• Analyze, reflect, and act on the data. Create structures to review, synthesize, and analyze the data. Set aside time with appropriate stakeholders at strategic points to look at findings, ask questions, make adjustments, and determine next steps. Make sure the process is clear and transparent to all involved. Determine when and how you will share your findings with others. Sharing and including appropriate stakeholders in the creation of your plan helps make everyone accountable.

Curated Tips for Data-Driven Continuous Support

  • Identify priority knowledge and skills for adults. Map out the adult learning competencies necessary for effectively meeting your accelerated learning goals. Use the topics described in this playbook to guide your thinking. Align your desired outcomes and your LCAP as you create a plan for support and professional development.  
  • Collect data on the current state and needed support. Work with your staff to  
    • survey what is hard, what feels manageable, and what they want to learn in relation to identified competencies;
    • do walkthroughs of classrooms to observe grade-level instruction and implementation of curriculum to understand how teaching and learning are currently being enacted; and
    • collect lesson plans, materials, and work samples for review and/or have teams/PLCs review these materials together and make recommendations for professional learning needs.
  • Create a goal-aligned professional learning plan. Work with educators and leaders to determine the best way to support teachers in gaining the identified competencies, given the needs and assets in your community. 
    • Prioritize key needs and offer training to address identified knowledge gaps.
    • Utilize coaching and mentoring systems to help teachers and teams implement new learning in their classrooms. PD is important, but it is not enough to make change happen all on its own. Targeted one-to-one coaching from highly trained mentors and coaches is crucial to helping teachers enact new ideas and grow more quickly.
    • Rethink schedules to allow teachers time for collaboration, planning, learning, iteration, and coaching during the school day as they adapt to and refine these new practices. Once your programs are off the ground, these tools from Instruction Partners can help you improve your PLCs, coaching practices, and other staff supports.
  • Offer high-quality professional learning. Organizations focusing on accelerating learning for students cannot do so without high-quality professional learning for staff.  According to research from the Institute of Education Sciences, high-quality professional learning:
      • is tied to specific content and outcomes;
      • incorporates active learning;
      • is job-embedded;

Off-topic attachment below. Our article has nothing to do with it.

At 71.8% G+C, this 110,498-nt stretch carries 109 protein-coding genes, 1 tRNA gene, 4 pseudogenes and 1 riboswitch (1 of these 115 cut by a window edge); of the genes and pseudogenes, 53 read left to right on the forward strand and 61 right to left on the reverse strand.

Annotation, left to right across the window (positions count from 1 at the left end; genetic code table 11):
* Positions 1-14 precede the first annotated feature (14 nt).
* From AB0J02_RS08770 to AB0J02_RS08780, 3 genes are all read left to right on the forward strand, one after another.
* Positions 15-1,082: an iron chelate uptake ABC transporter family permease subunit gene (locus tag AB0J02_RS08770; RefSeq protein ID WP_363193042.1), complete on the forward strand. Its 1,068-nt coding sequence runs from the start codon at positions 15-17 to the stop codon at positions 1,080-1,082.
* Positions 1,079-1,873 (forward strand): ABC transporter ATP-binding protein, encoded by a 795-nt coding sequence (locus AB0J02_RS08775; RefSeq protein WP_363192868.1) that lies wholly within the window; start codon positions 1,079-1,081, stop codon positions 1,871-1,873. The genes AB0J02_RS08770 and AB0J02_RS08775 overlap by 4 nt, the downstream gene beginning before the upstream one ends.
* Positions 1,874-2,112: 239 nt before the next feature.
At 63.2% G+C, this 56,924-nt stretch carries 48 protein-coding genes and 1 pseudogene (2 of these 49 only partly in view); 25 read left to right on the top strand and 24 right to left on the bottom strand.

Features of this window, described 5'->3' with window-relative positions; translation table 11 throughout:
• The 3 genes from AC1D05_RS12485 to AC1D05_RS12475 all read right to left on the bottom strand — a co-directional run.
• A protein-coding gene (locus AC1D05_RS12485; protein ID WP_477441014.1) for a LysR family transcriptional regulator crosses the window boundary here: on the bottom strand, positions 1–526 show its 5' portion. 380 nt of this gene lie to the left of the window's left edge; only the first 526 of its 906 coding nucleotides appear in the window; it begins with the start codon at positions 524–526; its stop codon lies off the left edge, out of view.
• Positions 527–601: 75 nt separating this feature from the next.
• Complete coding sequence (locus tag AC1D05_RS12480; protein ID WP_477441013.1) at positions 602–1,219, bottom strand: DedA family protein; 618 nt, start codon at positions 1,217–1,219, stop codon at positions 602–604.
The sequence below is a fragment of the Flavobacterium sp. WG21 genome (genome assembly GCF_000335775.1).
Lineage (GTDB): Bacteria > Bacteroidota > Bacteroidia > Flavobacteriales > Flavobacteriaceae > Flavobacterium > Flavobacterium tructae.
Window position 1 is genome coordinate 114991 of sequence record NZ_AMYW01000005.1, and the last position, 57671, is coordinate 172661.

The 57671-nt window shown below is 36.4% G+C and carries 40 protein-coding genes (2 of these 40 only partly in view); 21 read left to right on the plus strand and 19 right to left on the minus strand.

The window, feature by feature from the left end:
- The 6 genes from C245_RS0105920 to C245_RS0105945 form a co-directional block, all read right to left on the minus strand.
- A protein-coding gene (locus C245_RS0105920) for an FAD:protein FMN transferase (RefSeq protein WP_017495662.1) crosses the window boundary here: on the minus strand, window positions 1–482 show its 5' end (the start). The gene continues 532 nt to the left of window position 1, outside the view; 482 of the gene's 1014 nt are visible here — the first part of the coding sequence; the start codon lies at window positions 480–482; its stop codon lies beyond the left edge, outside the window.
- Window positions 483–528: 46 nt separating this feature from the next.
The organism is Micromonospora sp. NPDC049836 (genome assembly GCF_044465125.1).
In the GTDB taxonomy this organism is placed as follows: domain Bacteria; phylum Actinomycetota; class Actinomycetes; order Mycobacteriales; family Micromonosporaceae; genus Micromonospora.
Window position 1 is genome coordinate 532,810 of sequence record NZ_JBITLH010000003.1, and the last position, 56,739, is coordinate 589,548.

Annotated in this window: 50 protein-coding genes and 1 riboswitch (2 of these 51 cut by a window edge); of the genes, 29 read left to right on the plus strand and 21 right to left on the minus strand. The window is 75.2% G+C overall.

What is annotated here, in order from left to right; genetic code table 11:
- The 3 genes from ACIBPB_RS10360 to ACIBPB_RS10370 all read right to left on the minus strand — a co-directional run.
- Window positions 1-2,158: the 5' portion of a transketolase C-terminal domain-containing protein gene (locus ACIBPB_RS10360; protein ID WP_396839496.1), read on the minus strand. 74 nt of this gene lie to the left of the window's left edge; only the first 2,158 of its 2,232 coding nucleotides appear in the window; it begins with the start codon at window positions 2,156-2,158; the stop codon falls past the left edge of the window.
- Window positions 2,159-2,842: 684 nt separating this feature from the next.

• is collaborative;
      • provides models;
      • includes coaching;
      • is sustained and continuous; and
      • is aligned with school goals, standards and assessments, and other professional learning activities.
  • Offer meaningful choice. Choice generates engagement, especially for adult learners who know their own strengths, needs, and learning preferences. Cedar Rapids Community School District created a BINGO board to encourage educators to select content and learning experiences based on their specific needs. This slide deck from Dallas ISD illustrates a creative, supportive, personalized way to present PD experiences and engage educators.
  • Be patient and persistent. Making big systemic changes such as the move to learning acceleration takes time to enact. Here are a few reminders to keep you going when the work is not easy:
    • Make sure your plan has opportunities for regular meaningful staff collaboration.
    • Use best practices for meetings, as suggested in this sample agenda to help guide the work forward.
    • Frustration and disagreement are part of the process and they don’t mean it isn’t working. Acknowledge the depth of mindset and practice shift this new phase of learning requires of teachers. Veteran teachers will feel like novices again, tried-and-true practices for student engagement may not work, and technical hurdles will create frustration. Provide ample support and resources for the team during the change process and encourage them to keep going.
    • Model strategies you are asking teachers to use to engage learners.
    • See the Creating a People-Centered Culture section of CCEE’s Field Guide for ways to celebrate success and improve morale. These are hard times, and small acts of kindness go a long way. 

Additional Resources


The Playbook for Accelerating Learning
The Playbook for Accelerating Learning was developed by the California Collaborative for
Educational Excellence for California LEAs in collaboration with technical assistance partners.